Setting up a multi-configuration project on Jenkins

There are a number of different ways that you can set up a distributed build farm using Jenkins, depending on your operating systems and network architecture. In all cases, the fact that a build job is being run on a slave (and how that slave is managed) is transparent for the end-user: the build results and artifacts will always end up on the master server. It is assumed that the Jenkins master server has multiple slave nodes configured and ready for use. A new multi-configuration build is created as shown below.

1.createProject

Project configuration

This set-up results in the creation of a multi-configuration project on Jenkins that requires additional configuration before it can be functional.

2.configureProject

Source code management

Assuming the project is set up on Git, you can provide the Git SSH URL and build trigger settings as shown here.

3.sourceCodeManagement

Configuration matrix

Now comes the important part that allows you to choose the list of slave machines on which an individual batch of test cases can be executed. In this example, five machines are selected (slave4 is not visible) on which the build will be triggered.

4.configurationMatrix

Build

In this set-up, a master machine (the part of the distributed CI job that runs on the Master node) dictates the entire run. A multi-configuration build runs as-is on every slave (including the master) machine. Every build receives a $slaveId as a build parameter that allows the script to be written appropriately. The build configuration part of CI involves invocation of a shell script. This shell script performs the following activities.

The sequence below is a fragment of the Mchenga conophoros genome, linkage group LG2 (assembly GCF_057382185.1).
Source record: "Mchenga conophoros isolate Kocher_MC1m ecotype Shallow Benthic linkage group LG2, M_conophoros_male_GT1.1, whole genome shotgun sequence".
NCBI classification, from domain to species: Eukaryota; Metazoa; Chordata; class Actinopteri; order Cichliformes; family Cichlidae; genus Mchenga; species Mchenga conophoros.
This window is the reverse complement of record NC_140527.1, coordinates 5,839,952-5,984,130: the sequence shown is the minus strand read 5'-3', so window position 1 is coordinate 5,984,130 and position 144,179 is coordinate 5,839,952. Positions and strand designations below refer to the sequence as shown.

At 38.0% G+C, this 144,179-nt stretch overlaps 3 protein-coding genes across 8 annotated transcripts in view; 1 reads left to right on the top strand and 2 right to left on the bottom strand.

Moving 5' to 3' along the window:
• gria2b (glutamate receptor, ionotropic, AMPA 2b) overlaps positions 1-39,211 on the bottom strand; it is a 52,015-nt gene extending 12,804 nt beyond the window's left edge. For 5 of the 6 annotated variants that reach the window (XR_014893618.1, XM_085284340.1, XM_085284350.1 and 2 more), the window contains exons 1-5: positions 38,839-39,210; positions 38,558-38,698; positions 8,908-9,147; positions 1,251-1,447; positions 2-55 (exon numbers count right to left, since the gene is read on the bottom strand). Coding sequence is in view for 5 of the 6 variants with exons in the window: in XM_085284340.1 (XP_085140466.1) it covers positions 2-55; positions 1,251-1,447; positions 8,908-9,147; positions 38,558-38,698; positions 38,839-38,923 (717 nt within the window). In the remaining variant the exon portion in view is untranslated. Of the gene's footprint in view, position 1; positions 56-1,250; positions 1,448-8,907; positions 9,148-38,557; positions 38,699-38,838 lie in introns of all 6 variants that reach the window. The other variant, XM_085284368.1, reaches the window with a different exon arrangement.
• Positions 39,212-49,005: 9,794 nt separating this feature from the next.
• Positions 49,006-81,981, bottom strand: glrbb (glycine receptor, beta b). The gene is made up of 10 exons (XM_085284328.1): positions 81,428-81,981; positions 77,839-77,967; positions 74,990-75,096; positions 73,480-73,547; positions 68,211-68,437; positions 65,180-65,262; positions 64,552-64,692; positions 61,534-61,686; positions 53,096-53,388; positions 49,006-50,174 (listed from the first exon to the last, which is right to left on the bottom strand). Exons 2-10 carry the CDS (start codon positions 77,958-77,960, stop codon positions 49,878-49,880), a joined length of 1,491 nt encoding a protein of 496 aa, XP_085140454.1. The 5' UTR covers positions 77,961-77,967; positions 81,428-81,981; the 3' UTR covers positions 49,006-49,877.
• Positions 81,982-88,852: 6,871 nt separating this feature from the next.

• Determine a list of test cases classes that need to be executed. Once the list is obtained, it is shuffled. This process occurs only on the master.
  • Send the complete list to all the slaves.
  • Split the complete list of test cases into batches equal to number of slave machines.
  • Execute each batch on a node (slaves or master)
  • The master node waits for each slave node to complete execution.
  • Each part of distributed CI job runs on the slaves and the master, but the console log of each is available only on the master. As a result, the computation of the number of total number of tests occurs on the master.

The following shell script performs the above listed tasks.

#!/bin/bash
function determine_list_of_test_cases() {
find . -name *Test*.scala | rev | cut -d '/' -f1 | rev | cut -d '.' -f1 | sort -R > alltests.txt
}
function copy_list_to_slaves() {
scp -i /home/username/.ssh/id_rsa alltests.txt username@epci-slave1-ebay.com:/usr/local/jenkins-ci/workspace/epr-staging-distributed-tests-only/slaveId/slave1/experimentation-reporting-platform
scp -i /home/username/.ssh/id_rsa alltests.txt username@epci-slave2-ebay.com:/usr/local/jenkins-ci/workspace/epr-staging-distributed-tests-only/slaveId/slave2/experimentation-reporting-platform
scp -i /home/username/.ssh/id_rsa alltests.txt username@epci-slave3-ebay.com:/usr/local/jenkins-ci/workspace/epr-staging-distributed-tests-only/slaveId/slave3/experimentation-reporting-platform
scp -i /home/username/.ssh/id_rsa alltests.txt username@epci-slave4-ebay.com:/usr/local/jenkins-ci/workspace/epr-staging-distributed-tests-only/slaveId/slave4/experimentation-reporting-platform/
echo "Copied list to slaves"
}
function split_tests_into_batches() {
counts=`wc -l alltests.txt | cut -d ' ' -f1`
total_ci_nodes=5
batch=$((($counts+$total_ci_nodes-1)/$total_ci_nodes))
split -l $batch alltests.txt split.
counter=0
for f in split.*; do
awk '{print $0","}' $f | perl -ne 'chomp and print' > $f.$counter